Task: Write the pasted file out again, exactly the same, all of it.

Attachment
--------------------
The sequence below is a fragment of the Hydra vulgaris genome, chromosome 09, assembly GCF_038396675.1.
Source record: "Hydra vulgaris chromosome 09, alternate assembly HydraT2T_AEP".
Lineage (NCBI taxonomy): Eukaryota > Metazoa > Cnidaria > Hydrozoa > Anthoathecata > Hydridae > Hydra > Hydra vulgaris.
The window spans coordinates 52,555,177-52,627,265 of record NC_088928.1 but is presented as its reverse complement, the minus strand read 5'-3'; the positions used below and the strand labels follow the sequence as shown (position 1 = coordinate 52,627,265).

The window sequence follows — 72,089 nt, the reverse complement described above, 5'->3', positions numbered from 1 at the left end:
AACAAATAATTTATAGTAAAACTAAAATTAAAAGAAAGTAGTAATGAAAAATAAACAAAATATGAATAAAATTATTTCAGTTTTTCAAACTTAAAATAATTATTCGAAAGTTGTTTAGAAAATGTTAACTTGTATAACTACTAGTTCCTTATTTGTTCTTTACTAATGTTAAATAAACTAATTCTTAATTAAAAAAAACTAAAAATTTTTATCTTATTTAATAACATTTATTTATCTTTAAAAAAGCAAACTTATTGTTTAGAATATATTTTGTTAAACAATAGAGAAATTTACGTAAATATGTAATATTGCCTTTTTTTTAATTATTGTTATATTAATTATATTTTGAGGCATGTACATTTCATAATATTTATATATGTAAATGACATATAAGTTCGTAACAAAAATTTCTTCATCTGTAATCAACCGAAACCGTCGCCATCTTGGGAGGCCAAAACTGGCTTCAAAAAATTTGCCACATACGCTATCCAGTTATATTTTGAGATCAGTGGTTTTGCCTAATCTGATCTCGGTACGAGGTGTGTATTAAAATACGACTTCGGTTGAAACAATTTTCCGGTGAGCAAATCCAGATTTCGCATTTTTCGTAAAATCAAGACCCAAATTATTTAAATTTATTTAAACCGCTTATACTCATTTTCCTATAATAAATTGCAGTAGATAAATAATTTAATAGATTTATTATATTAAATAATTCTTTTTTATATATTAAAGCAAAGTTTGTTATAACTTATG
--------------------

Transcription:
The sequence below is a fragment of the Hydra vulgaris genome, chromosome 09, assembly GCF_038396675.1.
Source record: "Hydra vulgaris chromosome 09, alternate assembly HydraT2T_AEP".
Lineage (NCBI taxonomy): Eukaryota > Metazoa > Cnidaria > Hydrozoa > Anthoathecata > Hydridae > Hydra > Hydra vulgaris.
The window spans coordinates 52,555,177-52,627,265 of record NC_088928.1 but is presented as its reverse complement, the minus strand read 5'-3'; the positions used below and the strand labels follow the sequence as shown (position 1 = coordinate 52,627,265).

The window sequence follows — 72,089 nt, the reverse complement described above, 5'->3', positions numbered from 1 at the left end:
AACAAATAATTTATAGTAAAACTAAAATTAAAAGAAAGTAGTAATGAAAAATAAACAAAATATGAATAAAATTATTTCAGTTTTTCAAACTTAAAATAATTATTCGAAAGTTGTTTAGAAAATGTTAACTTGTATAACTACTAGTTCCTTATTTGTTCTTTACTAATGTTAAATAAACTAATTCTTAATTAAAAAAAACTAAAAATTTTTATCTTATTTAATAACATTTATTTATCTTTAAAAAAGCAAACTTATTGTTTAGAATATATTTTGTTAAACAATAGAGAAATTTACGTAAATATGTAATATTGCCTTTTTTTTAATTATTGTTATATTAATTATATTTTGAGGCATGTACATTTCATAATATTTATATATGTAAATGACATATAAGTTCGTAACAAAAATTTCTTCATCTGTAATCAACCGAAACCGTCGCCATCTTGGGAGGCCAAAACTGGCTTCAAAAAATTTGCCACATACGCTATCCAGTTATATTTTGAGATCAGTGGTTTTGCCTAATCTGATCTCGGTACGAGGTGTGTATTAAAATACGACTTCGGTTGAAACAATTTTCCGGTGAGCAAATCCAGATTTCGCATTTTTCGTAAAATCAAGACCCAAATTATTTAAATTTATTTAAACCGCTTATACTCATTTTCCTATAATAAATTGCAGTAGATAAATAATTTAATAGATTTATTATATTAAATAATTCTTTTTTATATATTAAAGCAAAGTTTGTTATAACTTATG